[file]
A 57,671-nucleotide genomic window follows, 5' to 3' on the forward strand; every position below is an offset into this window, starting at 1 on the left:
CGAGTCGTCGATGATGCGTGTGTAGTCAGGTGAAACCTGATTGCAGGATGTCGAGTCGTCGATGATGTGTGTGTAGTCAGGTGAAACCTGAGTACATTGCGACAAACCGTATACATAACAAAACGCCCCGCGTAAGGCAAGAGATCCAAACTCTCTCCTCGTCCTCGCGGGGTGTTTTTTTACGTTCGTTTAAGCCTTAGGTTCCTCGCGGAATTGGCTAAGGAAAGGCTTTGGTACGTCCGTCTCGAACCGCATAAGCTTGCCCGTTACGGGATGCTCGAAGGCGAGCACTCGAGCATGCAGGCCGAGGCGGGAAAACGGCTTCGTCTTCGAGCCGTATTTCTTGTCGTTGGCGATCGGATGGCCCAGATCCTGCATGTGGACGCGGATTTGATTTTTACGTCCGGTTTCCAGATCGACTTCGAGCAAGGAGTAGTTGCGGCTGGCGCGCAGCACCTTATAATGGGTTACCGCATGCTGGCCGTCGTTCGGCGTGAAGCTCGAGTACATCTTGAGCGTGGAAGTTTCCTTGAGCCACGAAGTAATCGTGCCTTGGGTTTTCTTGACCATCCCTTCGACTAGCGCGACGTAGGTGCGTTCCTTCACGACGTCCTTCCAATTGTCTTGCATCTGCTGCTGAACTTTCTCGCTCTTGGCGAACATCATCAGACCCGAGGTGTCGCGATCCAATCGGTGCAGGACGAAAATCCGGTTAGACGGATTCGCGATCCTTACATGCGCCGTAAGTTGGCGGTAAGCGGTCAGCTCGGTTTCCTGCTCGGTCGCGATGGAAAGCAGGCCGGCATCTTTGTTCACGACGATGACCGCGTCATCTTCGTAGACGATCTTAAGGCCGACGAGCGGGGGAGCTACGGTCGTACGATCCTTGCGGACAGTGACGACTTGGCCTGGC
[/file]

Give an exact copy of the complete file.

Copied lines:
A 57,671-nucleotide genomic window follows, 5' to 3' on the forward strand; every position below is an offset into this window, starting at 1 on the left:
CGAGTCGTCGATGATGCGTGTGTAGTCAGGTGAAACCTGATTGCAGGATGTCGAGTCGTCGATGATGTGTGTGTAGTCAGGTGAAACCTGAGTACATTGCGACAAACCGTATACATAACAAAACGCCCCGCGTAAGGCAAGAGATCCAAACTCTCTCCTCGTCCTCGCGGGGTGTTTTTTTACGTTCGTTTAAGCCTTAGGTTCCTCGCGGAATTGGCTAAGGAAAGGCTTTGGTACGTCCGTCTCGAACCGCATAAGCTTGCCCGTTACGGGATGCTCGAAGGCGAGCACTCGAGCATGCAGGCCGAGGCGGGAAAACGGCTTCGTCTTCGAGCCGTATTTCTTGTCGTTGGCGATCGGATGGCCCAGATCCTGCATGTGGACGCGGATTTGATTTTTACGTCCGGTTTCCAGATCGACTTCGAGCAAGGAGTAGTTGCGGCTGGCGCGCAGCACCTTATAATGGGTTACCGCATGCTGGCCGTCGTTCGGCGTGAAGCTCGAGTACATCTTGAGCGTGGAAGTTTCCTTGAGCCACGAAGTAATCGTGCCTTGGGTTTTCTTGACCATCCCTTCGACTAGCGCGACGTAGGTGCGTTCCTTCACGACGTCCTTCCAATTGTCTTGCATCTGCTGCTGAACTTTCTCGCTCTTGGCGAACATCATCAGACCCGAGGTGTCGCGATCCAATCGGTGCAGGACGAAAATCCGGTTAGACGGATTCGCGATCCTTACATGCGCCGTAAGTTGGCGGTAAGCGGTCAGCTCGGTTTCCTGCTCGGTCGCGATGGAAAGCAGGCCGGCATCTTTGTTCACGACGATGACCGCGTCATCTTCGTAGACGATCTTAAGGCCGACGAGCGGGGGAGCTACGGTCGTACGATCCTTGCGGACAGTGACGACTTGGCCTGGC